I have tried all sorts of prescribed gels, creams and tablets from the dermatologists and it has not worked! I have also tried simple, clinique, Zenmed, Neutragena, clearsil and proactive products but nothing has worked! I have had this problem since I was 14. I do suffer from PCOS and I am wandering if surgery is my only option? I also have chicken pox scars on face and was wandering if theres any treatment available for them?
Acne, is Surgery my Only Option? (photo)
Doctor Answers (8)
2 problems to deal with
Firstly, you need your acne treated by a Specialist. Your PCOS may have a contributing role in acne, bottom line- see a Dermatologist for effective treatment.
Secondly, you have chick pox scars, my suggestion is a filler as there is no downtime, and will not scar. Most chicken pox scars are saucer scars and atrophic, so subscion will not work. Once again, consult either a Derm or Plastics for this.
Hope this helps
Dr Davin Lim
Treating active acne and acne and chicken pox scars
- You need to be a Board Certified Dermatologist or Plastic Surgeon interested in acne for a complete evaluation.
- There is no miracle treatment - you need a long term step-by-step plan.
- First, control of the PCOS will help.
- Treating active acne is next - and may take antibiotics as well as other products.
- Treating sunken scars may take filler and/or surgery.
- Resurfacing with laser or peels is next - the specific laser or peel depending on your budget, your goals and your skin response.
- Best wishes.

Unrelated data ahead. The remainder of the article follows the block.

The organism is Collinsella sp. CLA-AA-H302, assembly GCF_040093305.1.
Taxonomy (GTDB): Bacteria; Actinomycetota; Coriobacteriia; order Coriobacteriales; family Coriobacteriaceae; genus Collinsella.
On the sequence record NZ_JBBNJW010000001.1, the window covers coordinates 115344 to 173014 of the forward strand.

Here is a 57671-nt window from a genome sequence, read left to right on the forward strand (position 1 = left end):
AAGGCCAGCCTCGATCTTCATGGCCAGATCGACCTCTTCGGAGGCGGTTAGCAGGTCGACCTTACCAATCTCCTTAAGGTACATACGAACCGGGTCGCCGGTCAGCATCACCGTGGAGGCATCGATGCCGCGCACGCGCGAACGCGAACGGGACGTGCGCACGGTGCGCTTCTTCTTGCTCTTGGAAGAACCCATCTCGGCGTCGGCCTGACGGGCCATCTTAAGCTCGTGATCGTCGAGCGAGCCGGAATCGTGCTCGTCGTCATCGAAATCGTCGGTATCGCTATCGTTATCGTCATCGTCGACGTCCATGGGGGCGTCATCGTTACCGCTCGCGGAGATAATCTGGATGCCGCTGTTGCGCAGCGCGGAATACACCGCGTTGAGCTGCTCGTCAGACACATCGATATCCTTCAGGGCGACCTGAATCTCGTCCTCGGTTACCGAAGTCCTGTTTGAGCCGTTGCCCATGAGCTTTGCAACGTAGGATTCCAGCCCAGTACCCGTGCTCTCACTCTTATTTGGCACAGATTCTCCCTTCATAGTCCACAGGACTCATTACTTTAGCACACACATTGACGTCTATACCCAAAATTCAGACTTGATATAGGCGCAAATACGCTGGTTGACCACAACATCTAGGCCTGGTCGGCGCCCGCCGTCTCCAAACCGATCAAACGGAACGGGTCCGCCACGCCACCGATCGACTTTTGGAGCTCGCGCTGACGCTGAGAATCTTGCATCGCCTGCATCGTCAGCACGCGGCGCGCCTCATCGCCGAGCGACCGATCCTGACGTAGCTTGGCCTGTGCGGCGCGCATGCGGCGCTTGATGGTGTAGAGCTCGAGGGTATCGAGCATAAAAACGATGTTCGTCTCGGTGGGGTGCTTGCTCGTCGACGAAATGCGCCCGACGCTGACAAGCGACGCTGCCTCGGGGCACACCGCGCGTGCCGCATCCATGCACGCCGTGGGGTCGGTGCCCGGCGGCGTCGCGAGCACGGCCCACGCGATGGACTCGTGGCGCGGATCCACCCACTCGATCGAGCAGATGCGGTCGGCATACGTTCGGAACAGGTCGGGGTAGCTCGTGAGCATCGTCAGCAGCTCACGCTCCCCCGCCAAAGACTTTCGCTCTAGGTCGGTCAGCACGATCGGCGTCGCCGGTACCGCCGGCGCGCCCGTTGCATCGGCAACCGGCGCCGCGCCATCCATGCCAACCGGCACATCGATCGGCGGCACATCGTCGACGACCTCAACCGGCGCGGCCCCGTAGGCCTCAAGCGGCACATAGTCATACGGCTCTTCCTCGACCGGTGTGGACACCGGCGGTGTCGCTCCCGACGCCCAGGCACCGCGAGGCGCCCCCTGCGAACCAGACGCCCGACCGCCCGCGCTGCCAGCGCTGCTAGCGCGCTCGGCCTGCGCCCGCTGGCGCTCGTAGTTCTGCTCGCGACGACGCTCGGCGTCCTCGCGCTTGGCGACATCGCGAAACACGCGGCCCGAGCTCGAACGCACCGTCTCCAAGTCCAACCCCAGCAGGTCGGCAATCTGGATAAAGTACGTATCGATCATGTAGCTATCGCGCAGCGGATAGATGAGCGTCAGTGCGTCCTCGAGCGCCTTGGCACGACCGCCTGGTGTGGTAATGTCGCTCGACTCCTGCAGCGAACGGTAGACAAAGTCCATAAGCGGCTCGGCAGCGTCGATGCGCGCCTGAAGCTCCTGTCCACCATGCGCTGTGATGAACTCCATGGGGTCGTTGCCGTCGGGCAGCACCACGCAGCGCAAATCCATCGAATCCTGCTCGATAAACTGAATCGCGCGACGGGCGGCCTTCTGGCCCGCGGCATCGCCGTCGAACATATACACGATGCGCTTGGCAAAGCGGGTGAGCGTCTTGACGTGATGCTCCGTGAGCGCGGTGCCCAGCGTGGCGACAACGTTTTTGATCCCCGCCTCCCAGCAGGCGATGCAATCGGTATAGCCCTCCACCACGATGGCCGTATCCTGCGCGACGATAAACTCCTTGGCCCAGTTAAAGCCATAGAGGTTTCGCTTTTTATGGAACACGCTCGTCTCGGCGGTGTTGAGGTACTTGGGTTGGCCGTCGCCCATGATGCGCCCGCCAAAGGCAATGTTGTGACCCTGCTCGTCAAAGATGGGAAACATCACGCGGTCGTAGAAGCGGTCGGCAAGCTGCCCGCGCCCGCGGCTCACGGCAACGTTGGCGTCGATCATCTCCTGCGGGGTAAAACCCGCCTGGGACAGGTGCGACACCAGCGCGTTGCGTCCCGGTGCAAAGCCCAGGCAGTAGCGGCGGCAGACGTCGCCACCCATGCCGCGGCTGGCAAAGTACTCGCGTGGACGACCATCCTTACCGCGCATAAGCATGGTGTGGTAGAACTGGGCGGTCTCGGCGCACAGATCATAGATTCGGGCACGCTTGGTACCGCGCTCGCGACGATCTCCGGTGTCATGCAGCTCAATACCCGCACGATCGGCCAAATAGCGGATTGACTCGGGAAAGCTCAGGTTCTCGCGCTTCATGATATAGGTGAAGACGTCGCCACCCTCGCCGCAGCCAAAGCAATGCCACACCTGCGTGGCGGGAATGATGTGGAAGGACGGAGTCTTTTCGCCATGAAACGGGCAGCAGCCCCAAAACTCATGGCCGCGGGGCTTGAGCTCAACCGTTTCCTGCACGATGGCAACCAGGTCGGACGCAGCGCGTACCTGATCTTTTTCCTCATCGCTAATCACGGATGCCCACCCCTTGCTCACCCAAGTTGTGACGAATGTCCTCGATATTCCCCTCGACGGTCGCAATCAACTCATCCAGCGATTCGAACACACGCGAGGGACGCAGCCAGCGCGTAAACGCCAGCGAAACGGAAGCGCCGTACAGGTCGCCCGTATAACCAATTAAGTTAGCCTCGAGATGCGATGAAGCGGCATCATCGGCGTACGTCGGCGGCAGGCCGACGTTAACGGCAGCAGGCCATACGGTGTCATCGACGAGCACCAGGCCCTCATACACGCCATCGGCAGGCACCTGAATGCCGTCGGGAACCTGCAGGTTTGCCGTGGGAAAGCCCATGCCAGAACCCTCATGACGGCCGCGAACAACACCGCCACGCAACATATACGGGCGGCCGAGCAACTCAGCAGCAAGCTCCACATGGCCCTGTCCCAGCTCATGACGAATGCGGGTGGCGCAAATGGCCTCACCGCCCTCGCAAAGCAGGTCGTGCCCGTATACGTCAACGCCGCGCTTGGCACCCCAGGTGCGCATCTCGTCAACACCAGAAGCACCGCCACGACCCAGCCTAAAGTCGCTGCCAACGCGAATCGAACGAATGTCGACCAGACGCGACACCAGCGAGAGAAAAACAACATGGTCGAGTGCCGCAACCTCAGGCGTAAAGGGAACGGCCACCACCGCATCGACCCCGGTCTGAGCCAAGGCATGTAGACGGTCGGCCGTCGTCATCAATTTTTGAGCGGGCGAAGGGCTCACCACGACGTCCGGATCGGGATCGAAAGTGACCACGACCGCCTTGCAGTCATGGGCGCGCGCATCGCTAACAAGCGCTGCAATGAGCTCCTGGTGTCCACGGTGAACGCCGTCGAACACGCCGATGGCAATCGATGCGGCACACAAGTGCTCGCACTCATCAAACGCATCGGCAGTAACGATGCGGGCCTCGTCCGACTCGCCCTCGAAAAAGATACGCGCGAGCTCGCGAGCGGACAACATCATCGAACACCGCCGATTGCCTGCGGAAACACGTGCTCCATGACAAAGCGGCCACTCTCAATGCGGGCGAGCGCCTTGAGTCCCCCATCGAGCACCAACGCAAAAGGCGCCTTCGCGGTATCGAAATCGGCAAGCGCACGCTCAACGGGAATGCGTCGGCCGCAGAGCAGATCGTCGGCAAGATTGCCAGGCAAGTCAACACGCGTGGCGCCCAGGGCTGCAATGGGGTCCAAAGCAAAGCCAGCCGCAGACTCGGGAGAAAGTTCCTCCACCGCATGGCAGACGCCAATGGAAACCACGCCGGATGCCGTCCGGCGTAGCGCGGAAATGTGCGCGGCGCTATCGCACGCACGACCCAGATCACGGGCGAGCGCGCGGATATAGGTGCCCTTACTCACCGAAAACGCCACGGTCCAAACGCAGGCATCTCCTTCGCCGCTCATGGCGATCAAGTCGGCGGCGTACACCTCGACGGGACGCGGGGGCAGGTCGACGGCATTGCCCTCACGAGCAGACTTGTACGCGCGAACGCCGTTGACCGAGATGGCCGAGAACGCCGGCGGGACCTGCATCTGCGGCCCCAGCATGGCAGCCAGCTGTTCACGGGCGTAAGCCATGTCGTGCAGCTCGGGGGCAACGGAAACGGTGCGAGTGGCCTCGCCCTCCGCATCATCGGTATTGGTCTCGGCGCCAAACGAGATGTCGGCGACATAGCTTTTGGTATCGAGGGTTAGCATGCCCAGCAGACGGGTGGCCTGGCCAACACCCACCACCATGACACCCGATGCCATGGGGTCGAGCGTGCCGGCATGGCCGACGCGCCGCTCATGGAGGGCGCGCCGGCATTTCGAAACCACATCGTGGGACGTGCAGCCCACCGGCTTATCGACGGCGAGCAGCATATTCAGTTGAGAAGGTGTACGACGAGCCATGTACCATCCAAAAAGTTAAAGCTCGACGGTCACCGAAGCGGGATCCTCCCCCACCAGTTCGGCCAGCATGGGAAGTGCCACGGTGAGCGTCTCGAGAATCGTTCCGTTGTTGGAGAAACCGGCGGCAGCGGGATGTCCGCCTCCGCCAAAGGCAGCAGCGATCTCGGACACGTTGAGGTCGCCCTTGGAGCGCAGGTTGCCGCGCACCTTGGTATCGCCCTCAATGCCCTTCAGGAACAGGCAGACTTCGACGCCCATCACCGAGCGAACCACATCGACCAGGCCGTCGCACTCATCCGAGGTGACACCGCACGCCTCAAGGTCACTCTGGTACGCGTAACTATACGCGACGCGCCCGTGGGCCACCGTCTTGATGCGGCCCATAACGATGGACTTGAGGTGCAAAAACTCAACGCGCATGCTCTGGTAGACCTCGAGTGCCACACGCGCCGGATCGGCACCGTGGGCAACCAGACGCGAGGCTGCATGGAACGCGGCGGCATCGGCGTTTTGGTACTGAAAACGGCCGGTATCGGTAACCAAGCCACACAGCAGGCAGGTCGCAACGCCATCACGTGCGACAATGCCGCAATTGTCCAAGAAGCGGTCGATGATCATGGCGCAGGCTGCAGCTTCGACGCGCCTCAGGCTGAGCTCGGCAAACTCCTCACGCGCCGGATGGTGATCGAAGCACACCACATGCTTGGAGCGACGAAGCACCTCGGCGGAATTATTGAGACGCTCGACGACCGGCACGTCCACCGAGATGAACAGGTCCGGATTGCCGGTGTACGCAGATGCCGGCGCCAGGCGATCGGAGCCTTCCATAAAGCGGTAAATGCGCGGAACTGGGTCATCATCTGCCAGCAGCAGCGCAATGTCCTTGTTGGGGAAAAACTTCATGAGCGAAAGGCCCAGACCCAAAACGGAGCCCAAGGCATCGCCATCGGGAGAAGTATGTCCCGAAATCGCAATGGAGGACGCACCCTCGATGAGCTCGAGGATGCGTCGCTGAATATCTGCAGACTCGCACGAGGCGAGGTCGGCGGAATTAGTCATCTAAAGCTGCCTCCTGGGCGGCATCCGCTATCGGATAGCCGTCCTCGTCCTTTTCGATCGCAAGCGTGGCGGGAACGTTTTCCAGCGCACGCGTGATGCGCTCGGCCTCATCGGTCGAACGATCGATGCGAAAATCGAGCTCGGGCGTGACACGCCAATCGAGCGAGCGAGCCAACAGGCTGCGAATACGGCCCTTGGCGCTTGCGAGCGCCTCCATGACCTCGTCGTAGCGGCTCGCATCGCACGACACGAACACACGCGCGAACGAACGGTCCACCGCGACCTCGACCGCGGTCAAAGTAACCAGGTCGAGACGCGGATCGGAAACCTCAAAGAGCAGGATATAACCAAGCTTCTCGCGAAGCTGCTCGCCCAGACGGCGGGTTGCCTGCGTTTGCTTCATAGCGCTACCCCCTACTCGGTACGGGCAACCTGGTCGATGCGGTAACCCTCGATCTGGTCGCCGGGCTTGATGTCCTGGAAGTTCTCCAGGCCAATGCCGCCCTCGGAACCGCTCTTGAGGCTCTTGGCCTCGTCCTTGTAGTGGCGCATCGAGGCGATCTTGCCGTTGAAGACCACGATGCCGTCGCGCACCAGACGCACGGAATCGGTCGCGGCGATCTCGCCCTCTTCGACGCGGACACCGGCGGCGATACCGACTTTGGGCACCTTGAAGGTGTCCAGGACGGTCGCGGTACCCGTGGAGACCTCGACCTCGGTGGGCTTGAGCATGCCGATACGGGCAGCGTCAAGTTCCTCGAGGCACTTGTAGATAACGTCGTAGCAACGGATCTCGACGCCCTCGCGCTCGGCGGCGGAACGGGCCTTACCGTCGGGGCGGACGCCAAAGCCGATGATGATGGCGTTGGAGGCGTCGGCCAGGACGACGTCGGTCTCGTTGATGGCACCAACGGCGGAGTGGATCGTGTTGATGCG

Acne and Acne Scarring? Is surgery the only treatment
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Treatment options for acne and acne scarring
Acne and PCOS
Fraxel is outstanding for fine wrinkles, mild skin laxity, irregular pigmentation, acne scars, surgical scars, enlarged pores, stretch marks, age spots and Rosacea. It can be used safely on the face, neck, hands, arms, and chest. Fraxel is a great first option before resorting to more intensive options.
Treatment for acne scars.
Lasers can go a great job by making tiny little holes through the skin to the dermis. The area heals in hopes that the collagen redistributes and "fills in" the look of the depression or scar. Surgical treatment may involve cutting (circular) out the depression and replacing it with a graft of skin (usually from behind the ear) that is cut a little larger than the first opening. The grafted skin heals beautifully with little evidence that anything was ever there and the donor skin has a linear scar.
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